9/11 and Covid-19: 2 mass trauma events with different recovery challenges
Kate Colbert was first diagnosed with Covid-19 in late March, and she's been fighting both physical symptoms and emotional trauma ever since.
Calling a radiology department to follow up on her doctor's order to get an emergency angiogram in May, she started sobbing when the receptionist said she could not schedule the procedure until she tested negative for Covid.
"I broke down in tears and pleaded, 'I don't deserve to die at home just because you don't have a protocol,'" said Colbert, a marketing consultant and business book author in Kenosha, Wisconsin. "I've never felt so abandoned."
Covid-19 survivor Kate Colbert of Kenosha, Wisconsin, is grappling with not just lingering effects of the disease but also the trauma of social shunning, reports CNN.
People won't visit her home. "I'm 170 days out from contracting Covid and people still treat me like I have the plague," said Colbert, who is recovering but still suffering lingering effects of the virus. "Since March, only my mom, my friend Sara and one repairman have come inside my home."
he coronavirus pandemic may be the most significant mass trauma event of the decade, and it's drawing parallels with another significant trauma — the September 11, 2001, attacks. The events of 9/11 have much to teach us about the impact of trauma.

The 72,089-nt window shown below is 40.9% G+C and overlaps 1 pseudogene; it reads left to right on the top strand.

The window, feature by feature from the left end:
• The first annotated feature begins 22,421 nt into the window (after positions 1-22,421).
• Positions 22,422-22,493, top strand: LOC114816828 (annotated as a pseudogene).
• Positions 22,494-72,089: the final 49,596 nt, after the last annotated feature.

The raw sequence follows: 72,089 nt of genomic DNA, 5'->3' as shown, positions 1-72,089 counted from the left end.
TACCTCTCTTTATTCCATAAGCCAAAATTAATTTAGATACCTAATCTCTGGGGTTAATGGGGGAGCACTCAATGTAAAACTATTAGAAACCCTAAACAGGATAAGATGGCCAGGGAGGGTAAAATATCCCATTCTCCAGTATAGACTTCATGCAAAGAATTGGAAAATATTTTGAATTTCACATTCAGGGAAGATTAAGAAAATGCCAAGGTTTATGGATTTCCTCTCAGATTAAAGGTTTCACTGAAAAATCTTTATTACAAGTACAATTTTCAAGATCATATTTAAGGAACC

Does trauma impact us in the same way regardless of its source? Will our recovery journey be the same? What causes some trauma to forge human connection while other trauma destroys it?
What 9/11 can teach us about current challenges
Mass trauma can create a prolonged state of "chronic threat response" — the continued state of being in a hyper-aroused survival mode. About 20% of those in the World Trade Center Health Registry reported new symptoms of post-traumatic stress disorder five to six years after 9/11.
Trauma's impact can also persist for many years, even decades. Fifteen years out, in a sample of 36,897 exposed rescue/recovery workers and community members in the WTC Health Registry, 14.2% of rescue workers and 15.3% of community members reported post-traumatic stress disorder and depression.
Jonathan Morris, 62, a US Army staff sergeant at the time, was the noncommissioned officer in charge of the emergency department at Walter Reed National Military Medical Center in Bethesda, Maryland, during 9/11. He lost two colleagues in the Pentagon attacks — Army Lt. General Timothy Maude and Army Lt. Col. Karen Wagner, who was killed on her first day of work at the Pentagon.
"It's been nearly 20 years and I still think about the friends and colleagues I've lost every day," Morris said.
The impact of trauma often ebbs and flows over time, and help is not always there when needed. Over one-quarter of those with PTSD or depression reported unmet needs for mental health care in the preceding year.
Morris is taking a proactive approach. "Since this time of year is especially hard for all of us, I have been reaching out and doing 'buddy checks' on others who were impacted like I was by 9/11. I don't want to lose any more friends to suicide."